Russell Steele, CEO of Port Madison Enterprises, the economic development arm of the Suquamish Tribe, said he’s not at liberty to share revenue figures for the Suquamish-owned Agate Dreams cannabis shop on Highway 305. But he said business there has exceeded expectations. Revenue generated by Agate Dreams is being used to buy back land lost during the allotment era. More than half of the land on the Port Madison Indian Reservation is now owned by the Suquamish Tribe.
All told, there are 166 licensed producers, 158 processors, 982 producer/processors, and 495 retailers in Washington, according to the state Liquor and Cannabis Board website. Those businesses produce average daily sales of $4.8 million and, in the fiscal year — July 1 to June 30 — generated $64.9 million in tax revenue in 2015, $185.7 million in 2016, and $233.7 million to date in 2017. Cannabis flowers comprise 70-75 percent of sales, according to a board spokesman.
And three, Tribes that legalize cannabis can set the ground rules on how it’s processed and sold on their lands, heading off environmental problems associated with clandestine marijuana cultivation.
“Everyone who has wanted marijuana has had marijuana,” Suquamish Police Chief Mike Lasnier said in an earlier interview. “It’s more accessible now, except the Mexican mafia is no longer making the money and there is no more horrific dumping of trash and pollution. I was ecstatic when [the ban] was removed, because now there’s one set of rules for everyone.”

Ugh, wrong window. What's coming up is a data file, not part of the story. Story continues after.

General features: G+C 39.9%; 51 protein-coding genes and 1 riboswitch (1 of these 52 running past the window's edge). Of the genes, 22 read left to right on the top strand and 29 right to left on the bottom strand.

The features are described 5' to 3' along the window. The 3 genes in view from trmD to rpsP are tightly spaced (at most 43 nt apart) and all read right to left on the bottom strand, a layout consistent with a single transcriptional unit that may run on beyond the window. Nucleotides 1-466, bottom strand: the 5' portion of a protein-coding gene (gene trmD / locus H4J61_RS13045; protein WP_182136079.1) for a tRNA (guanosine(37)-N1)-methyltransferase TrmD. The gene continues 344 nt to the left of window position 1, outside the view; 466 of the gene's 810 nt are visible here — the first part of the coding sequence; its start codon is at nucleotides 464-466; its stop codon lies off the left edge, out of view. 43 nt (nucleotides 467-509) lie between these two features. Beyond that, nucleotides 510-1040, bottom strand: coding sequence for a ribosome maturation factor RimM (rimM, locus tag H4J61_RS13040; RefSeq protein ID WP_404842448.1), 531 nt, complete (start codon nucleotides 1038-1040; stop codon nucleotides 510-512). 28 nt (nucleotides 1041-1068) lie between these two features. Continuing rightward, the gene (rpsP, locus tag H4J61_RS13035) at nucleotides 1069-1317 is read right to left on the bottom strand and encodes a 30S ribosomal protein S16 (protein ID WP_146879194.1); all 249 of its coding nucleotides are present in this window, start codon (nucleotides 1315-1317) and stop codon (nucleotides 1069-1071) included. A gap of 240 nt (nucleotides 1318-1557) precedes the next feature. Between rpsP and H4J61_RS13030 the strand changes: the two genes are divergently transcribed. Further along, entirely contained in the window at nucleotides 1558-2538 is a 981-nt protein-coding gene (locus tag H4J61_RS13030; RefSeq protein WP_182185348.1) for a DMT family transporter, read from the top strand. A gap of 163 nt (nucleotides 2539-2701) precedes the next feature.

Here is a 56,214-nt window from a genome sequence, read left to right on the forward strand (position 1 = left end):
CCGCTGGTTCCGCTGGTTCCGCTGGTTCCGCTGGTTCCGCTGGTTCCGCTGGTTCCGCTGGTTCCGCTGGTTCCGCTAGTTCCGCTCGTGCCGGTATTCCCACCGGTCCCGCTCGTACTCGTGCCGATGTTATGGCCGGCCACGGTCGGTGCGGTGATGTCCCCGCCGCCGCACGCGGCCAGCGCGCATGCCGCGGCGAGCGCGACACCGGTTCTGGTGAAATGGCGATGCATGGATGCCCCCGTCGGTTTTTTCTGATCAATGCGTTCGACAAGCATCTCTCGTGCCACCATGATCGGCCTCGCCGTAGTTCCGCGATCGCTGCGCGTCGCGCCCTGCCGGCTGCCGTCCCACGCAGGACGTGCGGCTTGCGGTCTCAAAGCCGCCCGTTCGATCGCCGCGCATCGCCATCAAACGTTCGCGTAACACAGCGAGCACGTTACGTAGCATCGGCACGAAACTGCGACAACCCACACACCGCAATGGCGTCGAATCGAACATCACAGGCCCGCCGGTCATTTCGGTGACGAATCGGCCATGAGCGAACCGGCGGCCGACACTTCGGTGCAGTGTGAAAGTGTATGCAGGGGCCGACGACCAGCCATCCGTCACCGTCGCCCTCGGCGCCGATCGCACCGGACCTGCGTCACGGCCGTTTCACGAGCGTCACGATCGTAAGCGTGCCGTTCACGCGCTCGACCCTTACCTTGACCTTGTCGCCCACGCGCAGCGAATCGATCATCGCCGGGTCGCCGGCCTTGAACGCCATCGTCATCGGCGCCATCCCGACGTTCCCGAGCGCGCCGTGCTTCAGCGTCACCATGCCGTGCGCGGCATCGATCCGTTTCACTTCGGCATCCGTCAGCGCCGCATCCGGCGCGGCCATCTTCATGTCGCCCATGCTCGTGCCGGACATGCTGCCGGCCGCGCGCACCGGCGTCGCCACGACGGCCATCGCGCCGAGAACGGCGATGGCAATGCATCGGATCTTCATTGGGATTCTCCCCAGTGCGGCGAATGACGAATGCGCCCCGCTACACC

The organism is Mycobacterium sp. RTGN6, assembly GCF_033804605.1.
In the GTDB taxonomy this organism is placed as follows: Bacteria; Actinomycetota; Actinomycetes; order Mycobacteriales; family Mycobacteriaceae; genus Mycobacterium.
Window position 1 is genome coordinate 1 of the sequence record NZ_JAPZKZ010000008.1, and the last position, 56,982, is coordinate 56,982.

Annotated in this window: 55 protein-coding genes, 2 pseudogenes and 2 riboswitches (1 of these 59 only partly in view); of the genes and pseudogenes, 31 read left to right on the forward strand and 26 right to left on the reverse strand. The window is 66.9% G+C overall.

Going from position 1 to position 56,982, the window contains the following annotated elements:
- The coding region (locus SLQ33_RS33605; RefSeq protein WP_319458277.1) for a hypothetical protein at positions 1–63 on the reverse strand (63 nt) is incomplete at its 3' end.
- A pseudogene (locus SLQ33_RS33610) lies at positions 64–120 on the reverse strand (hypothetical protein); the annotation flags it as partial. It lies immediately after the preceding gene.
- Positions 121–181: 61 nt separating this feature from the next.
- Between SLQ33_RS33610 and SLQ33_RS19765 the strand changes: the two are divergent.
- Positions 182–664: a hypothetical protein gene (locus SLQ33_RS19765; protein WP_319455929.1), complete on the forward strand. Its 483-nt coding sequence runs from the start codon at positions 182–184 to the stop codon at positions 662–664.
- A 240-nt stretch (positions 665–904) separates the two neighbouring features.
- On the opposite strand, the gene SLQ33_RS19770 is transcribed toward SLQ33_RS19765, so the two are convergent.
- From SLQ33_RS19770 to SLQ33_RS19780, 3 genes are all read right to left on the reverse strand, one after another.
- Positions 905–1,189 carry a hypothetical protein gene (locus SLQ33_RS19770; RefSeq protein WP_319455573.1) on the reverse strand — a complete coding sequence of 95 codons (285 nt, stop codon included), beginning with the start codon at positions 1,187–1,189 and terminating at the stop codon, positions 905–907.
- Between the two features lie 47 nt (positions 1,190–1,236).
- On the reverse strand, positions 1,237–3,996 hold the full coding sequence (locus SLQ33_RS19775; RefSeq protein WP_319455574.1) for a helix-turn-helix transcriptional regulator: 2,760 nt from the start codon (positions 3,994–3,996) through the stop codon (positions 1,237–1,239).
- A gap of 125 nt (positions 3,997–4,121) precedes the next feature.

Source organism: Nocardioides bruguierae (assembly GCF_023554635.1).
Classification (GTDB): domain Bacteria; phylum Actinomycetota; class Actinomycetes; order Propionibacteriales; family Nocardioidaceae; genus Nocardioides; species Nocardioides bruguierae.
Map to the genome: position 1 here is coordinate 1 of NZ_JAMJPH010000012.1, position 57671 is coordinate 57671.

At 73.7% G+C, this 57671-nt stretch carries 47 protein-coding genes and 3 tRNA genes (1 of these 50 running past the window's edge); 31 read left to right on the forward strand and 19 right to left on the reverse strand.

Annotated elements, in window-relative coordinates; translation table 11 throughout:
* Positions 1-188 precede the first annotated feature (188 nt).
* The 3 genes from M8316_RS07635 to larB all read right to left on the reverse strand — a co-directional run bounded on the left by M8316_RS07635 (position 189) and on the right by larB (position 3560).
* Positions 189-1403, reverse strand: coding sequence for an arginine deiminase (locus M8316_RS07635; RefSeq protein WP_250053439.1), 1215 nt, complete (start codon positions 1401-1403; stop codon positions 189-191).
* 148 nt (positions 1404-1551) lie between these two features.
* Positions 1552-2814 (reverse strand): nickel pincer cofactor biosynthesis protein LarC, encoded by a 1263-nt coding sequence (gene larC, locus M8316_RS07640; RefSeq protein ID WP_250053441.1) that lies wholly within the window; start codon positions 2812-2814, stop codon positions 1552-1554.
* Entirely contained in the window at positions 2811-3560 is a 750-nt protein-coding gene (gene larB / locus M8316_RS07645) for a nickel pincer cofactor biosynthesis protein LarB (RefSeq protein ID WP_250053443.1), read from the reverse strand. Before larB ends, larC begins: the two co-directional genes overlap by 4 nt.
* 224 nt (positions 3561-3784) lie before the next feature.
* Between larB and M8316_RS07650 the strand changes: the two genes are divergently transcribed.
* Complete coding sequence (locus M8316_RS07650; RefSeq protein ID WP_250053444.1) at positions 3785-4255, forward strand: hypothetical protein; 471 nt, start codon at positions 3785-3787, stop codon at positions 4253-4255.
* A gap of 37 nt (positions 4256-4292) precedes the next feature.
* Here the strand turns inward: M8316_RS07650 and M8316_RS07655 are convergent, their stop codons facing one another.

But how does legalized cannabis jibe with a culture that teaches its young people the importance of alcohol-free, drug-free, tobacco-free living?
It’s a question Sullivan asks, lamenting over the new economy. For centuries leading up to treaty times, the time of the grandparents’ grandparents, the S’Klallam economy was driven by the sea and trade.
“Look at what we’re profiting from” now, Sullivan said. “Gambling, gas — which causes pollution — alcohol, tobacco. We’d much prefer selling clams and selling fish, but this is the hand we’ve been dealt … Every program we have is helped or fully funded by these revenues.”
No matter how Indian Country leaders feel about cannabis, they can’t ignore it. “The state legalized this. It was brought to our doorstep by a neighboring government,” Suquamish Chairman Leonard Forsman said in an earlier interview. “The fact is, it’s here.”
Also in an earlier interview, Peg Deam, a culture bearer who works for the Suquamish Tribe Department of Community Development, said cannabis legalization provides a teaching opportunity.
“For our children, it’s another lesson in ‘You make your choices. How do you want to live?,’ then show them the consequences,” she said. “They have free will, they’re going to make their own choices. Right now, [marijuana] is hush-hush and under cover. When we bring it out … it becomes another stark reality for our kids to see and we can educate them on what they do not want in their lives.”
Still, some Native Nations continue to take a hard line against cannabis. The Yakama Nation, population 10,000, has banned the use of marijuana on its 1.2 million acre reservation in central Washington. And as far as the Nation is concerned, marijuana is illegal in its historical territory — 10.8 million acres of ancestral land it ceded to the United States in an 1855 treaty, but where the Yakama people maintain hunting, food-gathering and fishing rights.